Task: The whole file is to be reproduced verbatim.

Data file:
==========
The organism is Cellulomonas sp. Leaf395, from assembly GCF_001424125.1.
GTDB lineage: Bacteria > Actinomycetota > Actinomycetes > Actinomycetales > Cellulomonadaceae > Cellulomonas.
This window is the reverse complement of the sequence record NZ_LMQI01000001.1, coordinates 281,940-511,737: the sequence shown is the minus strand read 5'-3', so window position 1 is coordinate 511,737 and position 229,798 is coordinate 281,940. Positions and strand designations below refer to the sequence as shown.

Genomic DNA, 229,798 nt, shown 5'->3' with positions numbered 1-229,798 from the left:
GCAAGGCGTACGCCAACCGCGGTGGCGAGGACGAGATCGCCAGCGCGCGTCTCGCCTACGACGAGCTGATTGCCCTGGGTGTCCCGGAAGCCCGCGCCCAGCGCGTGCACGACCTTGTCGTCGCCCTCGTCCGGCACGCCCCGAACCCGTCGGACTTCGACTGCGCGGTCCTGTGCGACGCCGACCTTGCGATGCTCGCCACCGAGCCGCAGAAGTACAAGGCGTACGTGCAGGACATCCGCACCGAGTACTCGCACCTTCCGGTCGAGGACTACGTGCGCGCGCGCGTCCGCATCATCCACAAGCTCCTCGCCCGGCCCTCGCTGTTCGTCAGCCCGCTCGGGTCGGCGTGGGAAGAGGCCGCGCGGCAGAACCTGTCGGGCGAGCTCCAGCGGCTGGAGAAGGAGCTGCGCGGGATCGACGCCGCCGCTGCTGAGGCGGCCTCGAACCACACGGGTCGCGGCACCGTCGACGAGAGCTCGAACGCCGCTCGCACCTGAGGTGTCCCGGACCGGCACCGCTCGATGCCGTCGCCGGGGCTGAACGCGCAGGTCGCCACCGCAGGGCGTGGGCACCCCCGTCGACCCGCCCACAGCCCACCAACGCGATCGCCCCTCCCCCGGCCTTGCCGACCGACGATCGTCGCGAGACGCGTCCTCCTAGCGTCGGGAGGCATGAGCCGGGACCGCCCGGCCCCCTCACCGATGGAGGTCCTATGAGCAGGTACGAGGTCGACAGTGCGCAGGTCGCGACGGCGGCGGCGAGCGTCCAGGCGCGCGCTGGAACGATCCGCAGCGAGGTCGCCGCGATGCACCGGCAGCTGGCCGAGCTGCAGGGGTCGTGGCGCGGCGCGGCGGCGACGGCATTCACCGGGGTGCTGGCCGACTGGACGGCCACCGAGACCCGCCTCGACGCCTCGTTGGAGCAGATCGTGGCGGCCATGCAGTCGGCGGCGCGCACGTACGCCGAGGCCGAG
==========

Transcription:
The organism is Cellulomonas sp. Leaf395, from assembly GCF_001424125.1.
GTDB lineage: Bacteria > Actinomycetota > Actinomycetes > Actinomycetales > Cellulomonadaceae > Cellulomonas.
This window is the reverse complement of the sequence record NZ_LMQI01000001.1, coordinates 281,940-511,737: the sequence shown is the minus strand read 5'-3', so window position 1 is coordinate 511,737 and position 229,798 is coordinate 281,940. Positions and strand designations below refer to the sequence as shown.

Genomic DNA, 229,798 nt, shown 5'->3' with positions numbered 1-229,798 from the left:
GCAAGGCGTACGCCAACCGCGGTGGCGAGGACGAGATCGCCAGCGCGCGTCTCGCCTACGACGAGCTGATTGCCCTGGGTGTCCCGGAAGCCCGCGCCCAGCGCGTGCACGACCTTGTCGTCGCCCTCGTCCGGCACGCCCCGAACCCGTCGGACTTCGACTGCGCGGTCCTGTGCGACGCCGACCTTGCGATGCTCGCCACCGAGCCGCAGAAGTACAAGGCGTACGTGCAGGACATCCGCACCGAGTACTCGCACCTTCCGGTCGAGGACTACGTGCGCGCGCGCGTCCGCATCATCCACAAGCTCCTCGCCCGGCCCTCGCTGTTCGTCAGCCCGCTCGGGTCGGCGTGGGAAGAGGCCGCGCGGCAGAACCTGTCGGGCGAGCTCCAGCGGCTGGAGAAGGAGCTGCGCGGGATCGACGCCGCCGCTGCTGAGGCGGCCTCGAACCACACGGGTCGCGGCACCGTCGACGAGAGCTCGAACGCCGCTCGCACCTGAGGTGTCCCGGACCGGCACCGCTCGATGCCGTCGCCGGGGCTGAACGCGCAGGTCGCCACCGCAGGGCGTGGGCACCCCCGTCGACCCGCCCACAGCCCACCAACGCGATCGCCCCTCCCCCGGCCTTGCCGACCGACGATCGTCGCGAGACGCGTCCTCCTAGCGTCGGGAGGCATGAGCCGGGACCGCCCGGCCCCCTCACCGATGGAGGTCCTATGAGCAGGTACGAGGTCGACAGTGCGCAGGTCGCGACGGCGGCGGCGAGCGTCCAGGCGCGCGCTGGAACGATCCGCAGCGAGGTCGCCGCGATGCACCGGCAGCTGGCCGAGCTGCAGGGGTCGTGGCGCGGCGCGGCGGCGACGGCATTCACCGGGGTGCTGGCCGACTGGACGGCCACCGAGACCCGCCTCGACGCCTCGTTGGAGCAGATCGTGGCGGCCATGCAGTCGGCGGCGCGCACGTACGCCGAGGCCGAG